1981 - Fellow of the American Association for the Advancement of Science (AAAS)
1980 - Member of the National Academy of Sciences
1970 - Fellow of American Physical Society (APS) Citation Also approved by the Division of Chemical Physics
His main research concerns Photochemistry, Nitrogen, Analytical chemistry, Reaction rate constant and Active nitrogen. His Photochemistry research focuses on Radical and how it connects with Physical chemistry and Atmospheric temperature range. The study incorporates disciplines such as Absorption, Chemical kinetics, Chemical reaction and Absorption spectroscopy in addition to Nitrogen.
Frederick Kaufman combines subjects such as Deuterium, Hydrogen, Isothermal process, Atom and Catalysis with his study of Analytical chemistry. He conducts interdisciplinary study in the fields of Reaction rate constant and Water cluster through his works. Frederick Kaufman has researched Active nitrogen in several fields, including Excited state and Ground state.
Frederick Kaufman mainly investigates Reaction rate constant, Analytical chemistry, Physical chemistry, Photochemistry and Afterglow. His Reaction rate constant study combines topics from a wide range of disciplines, such as Equilibrium constant and Catalysis. His Analytical chemistry study combines topics in areas such as Chemical reaction and Carbon monoxide.
His Chemical reaction course of study focuses on Nitrogen and Inorganic chemistry, Excited state and Metastability. As a part of the same scientific family, Frederick Kaufman mostly works in the field of Physical chemistry, focusing on Reaction rate and, on occasion, Chemical kinetics and Combustion. His Photochemistry research also works with subjects such as
The scientist’s investigation covers issues in Reaction rate constant, Excited state, Physical chemistry, Combustion and Chemical kinetics. His Reaction rate constant research integrates issues from Beer–Lambert law, Analytical chemistry and Carbon monoxide. His work carried out in the field of Excited state brings together such families of science as Crystallography, Dipole and Diatomic molecule.
Frederick Kaufman has included themes like Reaction rate and Radical in his Physical chemistry study. His Reaction rate research is multidisciplinary, incorporating perspectives in Hydroxyl radical, Inorganic chemistry, Atmospheric temperature range, Fluorine and Bond energy. His study in Combustion is interdisciplinary in nature, drawing from both Elementary reaction and Reaction mechanism.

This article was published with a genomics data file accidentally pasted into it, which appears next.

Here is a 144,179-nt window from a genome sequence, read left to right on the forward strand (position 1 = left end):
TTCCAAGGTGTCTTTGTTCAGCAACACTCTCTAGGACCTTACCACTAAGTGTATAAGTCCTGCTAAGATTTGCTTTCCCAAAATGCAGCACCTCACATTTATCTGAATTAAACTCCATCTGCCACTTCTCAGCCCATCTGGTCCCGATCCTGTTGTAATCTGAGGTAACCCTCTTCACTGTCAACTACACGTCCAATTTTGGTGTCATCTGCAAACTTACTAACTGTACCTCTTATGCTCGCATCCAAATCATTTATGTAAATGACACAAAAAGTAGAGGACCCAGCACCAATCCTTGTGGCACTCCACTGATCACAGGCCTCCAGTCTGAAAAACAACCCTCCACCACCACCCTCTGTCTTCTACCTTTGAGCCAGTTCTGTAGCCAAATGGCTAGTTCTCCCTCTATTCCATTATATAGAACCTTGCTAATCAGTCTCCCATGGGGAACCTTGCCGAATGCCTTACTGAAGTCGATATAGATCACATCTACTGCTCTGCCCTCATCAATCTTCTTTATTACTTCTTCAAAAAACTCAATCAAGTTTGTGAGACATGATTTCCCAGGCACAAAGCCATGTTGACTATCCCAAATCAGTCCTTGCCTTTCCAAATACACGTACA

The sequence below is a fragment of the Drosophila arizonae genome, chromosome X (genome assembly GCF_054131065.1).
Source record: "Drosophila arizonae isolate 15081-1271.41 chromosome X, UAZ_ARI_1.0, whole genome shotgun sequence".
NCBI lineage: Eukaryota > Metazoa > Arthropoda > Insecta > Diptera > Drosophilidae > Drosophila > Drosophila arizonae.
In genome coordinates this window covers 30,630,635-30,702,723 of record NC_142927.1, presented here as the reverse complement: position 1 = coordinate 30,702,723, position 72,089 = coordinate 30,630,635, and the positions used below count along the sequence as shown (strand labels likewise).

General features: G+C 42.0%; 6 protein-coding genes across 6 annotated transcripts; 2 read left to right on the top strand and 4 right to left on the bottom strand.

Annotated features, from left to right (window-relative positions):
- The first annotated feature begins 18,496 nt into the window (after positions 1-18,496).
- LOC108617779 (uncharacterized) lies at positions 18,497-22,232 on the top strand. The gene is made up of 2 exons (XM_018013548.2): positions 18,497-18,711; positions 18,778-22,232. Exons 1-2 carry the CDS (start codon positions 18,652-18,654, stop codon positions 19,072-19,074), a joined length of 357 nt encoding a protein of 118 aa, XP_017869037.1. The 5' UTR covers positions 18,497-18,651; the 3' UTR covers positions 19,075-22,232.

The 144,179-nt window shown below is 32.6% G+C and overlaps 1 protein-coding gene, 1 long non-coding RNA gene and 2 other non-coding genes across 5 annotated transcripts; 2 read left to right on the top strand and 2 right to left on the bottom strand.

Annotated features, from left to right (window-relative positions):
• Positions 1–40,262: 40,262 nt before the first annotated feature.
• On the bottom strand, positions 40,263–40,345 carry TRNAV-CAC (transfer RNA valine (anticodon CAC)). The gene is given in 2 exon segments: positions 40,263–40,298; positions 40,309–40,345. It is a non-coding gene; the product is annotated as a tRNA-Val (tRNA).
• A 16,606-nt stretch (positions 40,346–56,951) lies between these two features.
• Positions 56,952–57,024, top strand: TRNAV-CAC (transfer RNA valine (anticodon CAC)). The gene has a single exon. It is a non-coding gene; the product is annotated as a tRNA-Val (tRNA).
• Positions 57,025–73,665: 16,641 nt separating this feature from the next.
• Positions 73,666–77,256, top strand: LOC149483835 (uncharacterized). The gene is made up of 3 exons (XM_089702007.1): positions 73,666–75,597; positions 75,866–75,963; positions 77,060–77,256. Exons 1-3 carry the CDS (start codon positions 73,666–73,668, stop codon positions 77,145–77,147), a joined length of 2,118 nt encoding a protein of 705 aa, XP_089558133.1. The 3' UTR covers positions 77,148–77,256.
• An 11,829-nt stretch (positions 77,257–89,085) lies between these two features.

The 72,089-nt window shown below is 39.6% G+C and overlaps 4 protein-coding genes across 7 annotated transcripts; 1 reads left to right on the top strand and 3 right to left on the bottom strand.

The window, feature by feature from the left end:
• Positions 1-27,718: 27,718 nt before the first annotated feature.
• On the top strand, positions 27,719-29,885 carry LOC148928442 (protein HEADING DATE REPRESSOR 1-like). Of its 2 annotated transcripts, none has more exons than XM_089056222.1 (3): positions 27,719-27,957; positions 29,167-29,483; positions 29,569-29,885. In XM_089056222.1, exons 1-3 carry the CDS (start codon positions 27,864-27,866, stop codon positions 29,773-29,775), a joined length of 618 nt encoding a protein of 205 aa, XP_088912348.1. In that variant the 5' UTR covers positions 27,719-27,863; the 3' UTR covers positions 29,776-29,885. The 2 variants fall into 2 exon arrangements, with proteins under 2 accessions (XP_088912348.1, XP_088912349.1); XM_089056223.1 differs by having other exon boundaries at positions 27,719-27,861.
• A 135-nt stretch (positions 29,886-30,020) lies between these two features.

His scientific interests lie mostly in Gas phase, Photochemistry, Analytical chemistry, Electronic structure and Carbon monoxide. His Analytical chemistry research incorporates themes from Reaction rate constant and Quantum number.
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Reactions of Metastable Nitrogen Atoms
Chorng‐Lieh Lin;Frederick Kaufman.
Journal of Chemical Physics (1971)
The Air Afterglow and Its Use in the Study of Some Reactions of Atomic Oxygen
Proceedings of The Royal Society A: Mathematical, Physical and Engineering Sciences (1958)
Kinetics of elementary radical reactions in the gas phase
The Journal of Physical Chemistry (1984)
Lifetime and reactions of OH radicals in discharge-flow systems
Frank P. Del Greco;Frederick Kaufman.
Discussions of The Faraday Society (1962)
Gas phase recombination of hydrogen and deuterium atoms
Daniel W. Trainor;David O. Ham;Frederick Kaufman.
Journal of Chemical Physics (1973)
Kinetics of the reaction of hydroxyl radical with methane and with nine chlorine- and fluorine-substituted methanes. 1. Experimental results, comparisons, and applications
Kyu Man Jeong;Frederick Kaufman.
The Journal of Physical Chemistry (1982)
Neutral reactions involving hydrogen and other minor constituents
Canadian Journal of Chemistry (1969)
Vibrationally Excited Ground‐State Nitrogen in Active Nitrogen
Frederick Kaufman;John R. Kelso.
Journal of Chemical Physics (1958)
Thermal Decomposition of Nitric Oxide
Frederick Kaufman;John R. Kelso.
Journal of Chemical Physics (1955)
Kinetics of the isotope exchange reaction of 18O with NO and O2 at 298 K
S. M. Anderson;F. S. Klein;F. Kaufman.
Journal of Chemical Physics (1985)
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